I've been asked to share from my experiences with (childhood memories of) Hanukkah

I speak as a person who is spritual yet non-religious, but Jewish by birth, and who was born in Israel and lived there for the first 6 years of his life and for a total of almost 10 years.

What I would like to share is not so much a list of customs or history, or official aspects of the holiday, but personal memories, and even digging underneath the memories, to the personal experiences of one child, as perhaps reflecting what the holiday "is all about" in some deeper sense, ...looking for underlying human meaning that transcends the specifics.

So I've written a short narrative, called, Lights, Warmth, and Cellophane

Lights Warmth, and Cellophane

To a child, cellophane is magical.

Or at least, to me it was.
I remember the first time I saw it.
It was in bright, beautiful decorations for Hanukkah.

Do you remember how vivid colors were, when you were a young child? Do you remember how shiny "shiny" was, and how smooth "smooth" was?

Do you remember decorations, or marbles, or colored lights or crayons or candy wrappers that were so bright, shiny, smooth, profoundly richly full of color, that a part deep within you wanted to eat them, to put them inside you forever?

It is with that kind of young child's intensity that those sights were stored in my memory (I have to confess that society has not been completely successful in extinguishing that child-like intense aesthetic reaction in me, despite the fact that that's not the thing one is supposed to do as an adult, or worse, a male adult, or worse, a professional adult male)

There they were. Tall, beautiful, bright red and yellow and orange -- and a little bit of blue and green too -- panels and strips of cellophane decorating the windows... and also, silver and gold, those colors that have so much non-monetary value and POWER behind them for a child... decorating also some costumes..

There I am in that old family photo, perhaps 3 or 4 years old, dressed as a candle, the silver and golden paper flame a crown on my head and on the heads of the others in my nursery.

Bright colors have a certain warmth to them, too. Especially when it's cold outside, like it is now for this young Israeli child which inhabits the dustier recesses of my memory.

How nice it is for this child, then, to be surrounded by the warmth of the indoors, away from wind and rain and cold ... to be surrounded by the warmth of light and cellophane and silver and gold glows ... to be surrounded by the warmth of companionship ... and when that child was older, the warmth of friendship and games, including Spin the Dreidel, of course.

The soft warm glow of Hanukkah candles...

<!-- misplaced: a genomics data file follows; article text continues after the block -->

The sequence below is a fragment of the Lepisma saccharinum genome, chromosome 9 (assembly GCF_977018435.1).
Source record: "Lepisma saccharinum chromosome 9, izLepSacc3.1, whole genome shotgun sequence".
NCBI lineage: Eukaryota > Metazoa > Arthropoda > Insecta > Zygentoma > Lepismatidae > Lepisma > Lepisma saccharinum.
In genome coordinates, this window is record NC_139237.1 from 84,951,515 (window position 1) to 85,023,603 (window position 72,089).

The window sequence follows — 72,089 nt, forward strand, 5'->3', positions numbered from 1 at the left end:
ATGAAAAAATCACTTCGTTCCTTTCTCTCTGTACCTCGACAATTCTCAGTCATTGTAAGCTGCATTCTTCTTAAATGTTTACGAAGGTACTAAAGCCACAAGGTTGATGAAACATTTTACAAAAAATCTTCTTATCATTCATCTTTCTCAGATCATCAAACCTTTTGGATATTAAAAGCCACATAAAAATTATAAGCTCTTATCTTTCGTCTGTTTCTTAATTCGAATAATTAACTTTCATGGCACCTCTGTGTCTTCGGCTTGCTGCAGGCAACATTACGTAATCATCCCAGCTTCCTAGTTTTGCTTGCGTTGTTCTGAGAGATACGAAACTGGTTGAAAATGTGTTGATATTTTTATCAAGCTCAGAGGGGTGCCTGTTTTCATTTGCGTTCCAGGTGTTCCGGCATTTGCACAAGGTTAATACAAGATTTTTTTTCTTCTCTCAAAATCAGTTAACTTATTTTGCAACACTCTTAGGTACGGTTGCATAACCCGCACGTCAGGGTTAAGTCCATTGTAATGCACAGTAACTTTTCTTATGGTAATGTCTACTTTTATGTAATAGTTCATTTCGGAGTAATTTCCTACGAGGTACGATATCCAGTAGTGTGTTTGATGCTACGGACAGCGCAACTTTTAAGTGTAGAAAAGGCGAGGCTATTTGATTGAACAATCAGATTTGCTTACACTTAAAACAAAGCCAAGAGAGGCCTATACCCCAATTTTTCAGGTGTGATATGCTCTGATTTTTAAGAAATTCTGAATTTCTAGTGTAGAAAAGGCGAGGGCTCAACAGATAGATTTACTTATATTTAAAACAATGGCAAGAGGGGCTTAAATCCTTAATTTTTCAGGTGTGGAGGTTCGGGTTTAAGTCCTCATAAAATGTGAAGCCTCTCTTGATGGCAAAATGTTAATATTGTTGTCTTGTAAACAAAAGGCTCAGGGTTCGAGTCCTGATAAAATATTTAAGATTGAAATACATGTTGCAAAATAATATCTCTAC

The warm, moist, salty potato pancakes or LEVIVOT (I never heard of the Yiddish term "latkes" until coming to the US, and to this day it remains alien to these childhood memories). Yes, Levivot, and also those sweet, jelly-filled, sugar coated SOOFGANIYOT.

To feel that warmth in one's belly...that means more than the physical satisfaction of one's appetite; it is that ancient, spiritual comfort of knowing that "there is plenty", that there is a supply that is ample, that there is enough, and then some...that this is a time to let down one's guard and celebrate.

[Stepping back to the present]

We live in a world whose institutions often cut us off from knowing ourselves, from knowing our needs. Perhaps we can rediscover our needs by looking at some of the universal needs of children -- we are all children inside -- as seen in various holiday traditions.

When I first was exposed to Christmas there was little feeling of pressure to assimilate (whether the same holds in Delmarva, the jury is out) -- and because of this, it was easier to be open and to discover that there are similar underlying elements of warmth, of lights, of family and friends and food inside a warm shelter... Perhaps it is not very different with other traditions, either...

Though it may sound paradoxical, perhaps a good way to appreciate the differences and unique nature of Hanukkah (or another holiday that is not familiar to you) is to keep an open eye for similar elements. Never assuming that this or that must be "the same" or "analogous" of course -- but as for those human universals and those deeper themes like warmth and safety and lights and togetherness, those kinds of themes, which remind us of our universal brotherhood and sisterhood, and the universal nature of our spiritual journeys, perhaps they are a good place to start.

December 2001
Narrative read at the Unitarian Universalist Fellowship at Salisbury.